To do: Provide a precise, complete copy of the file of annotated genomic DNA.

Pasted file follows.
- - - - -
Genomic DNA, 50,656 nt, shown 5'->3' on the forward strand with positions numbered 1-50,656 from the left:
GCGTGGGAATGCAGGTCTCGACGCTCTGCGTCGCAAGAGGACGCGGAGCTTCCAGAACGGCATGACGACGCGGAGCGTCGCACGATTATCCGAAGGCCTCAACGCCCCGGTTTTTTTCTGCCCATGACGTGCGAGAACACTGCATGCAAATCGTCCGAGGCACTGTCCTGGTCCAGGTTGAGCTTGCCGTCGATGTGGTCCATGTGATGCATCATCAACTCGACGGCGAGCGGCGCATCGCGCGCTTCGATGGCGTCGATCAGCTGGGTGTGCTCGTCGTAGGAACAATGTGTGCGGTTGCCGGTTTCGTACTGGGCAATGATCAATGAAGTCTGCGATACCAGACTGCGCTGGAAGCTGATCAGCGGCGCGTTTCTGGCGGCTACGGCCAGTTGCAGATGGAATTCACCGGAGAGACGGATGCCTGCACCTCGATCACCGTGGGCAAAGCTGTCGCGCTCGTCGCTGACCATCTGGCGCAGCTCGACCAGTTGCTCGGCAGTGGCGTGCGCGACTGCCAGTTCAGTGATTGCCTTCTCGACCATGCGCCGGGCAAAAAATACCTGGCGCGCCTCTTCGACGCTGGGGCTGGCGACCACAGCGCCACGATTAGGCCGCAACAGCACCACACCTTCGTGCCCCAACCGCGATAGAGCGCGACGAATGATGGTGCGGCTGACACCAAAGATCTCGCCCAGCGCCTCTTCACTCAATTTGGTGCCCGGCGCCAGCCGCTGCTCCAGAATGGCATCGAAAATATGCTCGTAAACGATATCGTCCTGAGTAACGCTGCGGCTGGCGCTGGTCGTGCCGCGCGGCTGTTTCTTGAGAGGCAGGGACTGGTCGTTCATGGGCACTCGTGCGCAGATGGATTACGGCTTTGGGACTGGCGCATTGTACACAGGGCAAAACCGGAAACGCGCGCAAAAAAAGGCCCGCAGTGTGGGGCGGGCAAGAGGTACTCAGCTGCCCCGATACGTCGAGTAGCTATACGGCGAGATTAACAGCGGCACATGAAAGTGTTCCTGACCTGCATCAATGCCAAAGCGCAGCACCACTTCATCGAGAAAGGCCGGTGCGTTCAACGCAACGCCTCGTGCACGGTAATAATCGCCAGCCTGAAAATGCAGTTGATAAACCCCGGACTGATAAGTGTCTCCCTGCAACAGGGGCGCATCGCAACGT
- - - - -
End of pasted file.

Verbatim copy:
Genomic DNA, 50,656 nt, shown 5'->3' on the forward strand with positions numbered 1-50,656 from the left:
GCGTGGGAATGCAGGTCTCGACGCTCTGCGTCGCAAGAGGACGCGGAGCTTCCAGAACGGCATGACGACGCGGAGCGTCGCACGATTATCCGAAGGCCTCAACGCCCCGGTTTTTTTCTGCCCATGACGTGCGAGAACACTGCATGCAAATCGTCCGAGGCACTGTCCTGGTCCAGGTTGAGCTTGCCGTCGATGTGGTCCATGTGATGCATCATCAACTCGACGGCGAGCGGCGCATCGCGCGCTTCGATGGCGTCGATCAGCTGGGTGTGCTCGTCGTAGGAACAATGTGTGCGGTTGCCGGTTTCGTACTGGGCAATGATCAATGAAGTCTGCGATACCAGACTGCGCTGGAAGCTGATCAGCGGCGCGTTTCTGGCGGCTACGGCCAGTTGCAGATGGAATTCACCGGAGAGACGGATGCCTGCACCTCGATCACCGTGGGCAAAGCTGTCGCGCTCGTCGCTGACCATCTGGCGCAGCTCGACCAGTTGCTCGGCAGTGGCGTGCGCGACTGCCAGTTCAGTGATTGCCTTCTCGACCATGCGCCGGGCAAAAAATACCTGGCGCGCCTCTTCGACGCTGGGGCTGGCGACCACAGCGCCACGATTAGGCCGCAACAGCACCACACCTTCGTGCCCCAACCGCGATAGAGCGCGACGAATGATGGTGCGGCTGACACCAAAGATCTCGCCCAGCGCCTCTTCACTCAATTTGGTGCCCGGCGCCAGCCGCTGCTCCAGAATGGCATCGAAAATATGCTCGTAAACGATATCGTCCTGAGTAACGCTGCGGCTGGCGCTGGTCGTGCCGCGCGGCTGTTTCTTGAGAGGCAGGGACTGGTCGTTCATGGGCACTCGTGCGCAGATGGATTACGGCTTTGGGACTGGCGCATTGTACACAGGGCAAAACCGGAAACGCGCGCAAAAAAAGGCCCGCAGTGTGGGGCGGGCAAGAGGTACTCAGCTGCCCCGATACGTCGAGTAGCTATACGGCGAGATTAACAGCGGCACATGAAAGTGTTCCTGACCTGCATCAATGCCAAAGCGCAGCACCACTTCATCGAGAAAGGCCGGTGCGTTCAACGCAACGCCTCGTGCACGGTAATAATCGCCAGCCTGAAAATGCAGTTGATAAACCCCGGACTGATAAGTGTCTCCCTGCAACAGGGGCGCATCGCAACGT